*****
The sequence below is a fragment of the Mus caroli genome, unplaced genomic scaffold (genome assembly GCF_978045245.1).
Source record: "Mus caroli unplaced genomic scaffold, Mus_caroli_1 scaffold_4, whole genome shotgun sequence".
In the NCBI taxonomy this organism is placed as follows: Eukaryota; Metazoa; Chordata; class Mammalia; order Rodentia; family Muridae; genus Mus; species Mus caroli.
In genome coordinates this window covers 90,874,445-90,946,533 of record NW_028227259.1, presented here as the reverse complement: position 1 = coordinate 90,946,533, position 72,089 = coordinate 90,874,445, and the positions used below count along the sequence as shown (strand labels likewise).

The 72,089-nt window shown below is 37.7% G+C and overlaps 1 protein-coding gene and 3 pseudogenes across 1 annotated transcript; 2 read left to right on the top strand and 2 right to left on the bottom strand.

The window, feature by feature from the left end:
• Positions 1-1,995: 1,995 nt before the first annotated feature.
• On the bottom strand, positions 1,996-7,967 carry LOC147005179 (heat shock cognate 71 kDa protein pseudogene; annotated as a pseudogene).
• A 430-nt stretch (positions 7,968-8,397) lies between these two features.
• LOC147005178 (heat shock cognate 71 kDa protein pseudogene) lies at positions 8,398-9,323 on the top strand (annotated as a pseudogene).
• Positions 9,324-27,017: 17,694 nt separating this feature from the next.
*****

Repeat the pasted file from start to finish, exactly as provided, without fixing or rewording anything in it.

The sequence below is a fragment of the Mus caroli genome, unplaced genomic scaffold (genome assembly GCF_978045245.1).
Source record: "Mus caroli unplaced genomic scaffold, Mus_caroli_1 scaffold_4, whole genome shotgun sequence".
In the NCBI taxonomy this organism is placed as follows: Eukaryota; Metazoa; Chordata; class Mammalia; order Rodentia; family Muridae; genus Mus; species Mus caroli.
In genome coordinates this window covers 90,874,445-90,946,533 of record NW_028227259.1, presented here as the reverse complement: position 1 = coordinate 90,946,533, position 72,089 = coordinate 90,874,445, and the positions used below count along the sequence as shown (strand labels likewise).

The 72,089-nt window shown below is 37.7% G+C and overlaps 1 protein-coding gene and 3 pseudogenes across 1 annotated transcript; 2 read left to right on the top strand and 2 right to left on the bottom strand.

The window, feature by feature from the left end:
• Positions 1-1,995: 1,995 nt before the first annotated feature.
• On the bottom strand, positions 1,996-7,967 carry LOC147005179 (heat shock cognate 71 kDa protein pseudogene; annotated as a pseudogene).
• A 430-nt stretch (positions 7,968-8,397) lies between these two features.
• LOC147005178 (heat shock cognate 71 kDa protein pseudogene) lies at positions 8,398-9,323 on the top strand (annotated as a pseudogene).
• Positions 9,324-27,017: 17,694 nt separating this feature from the next.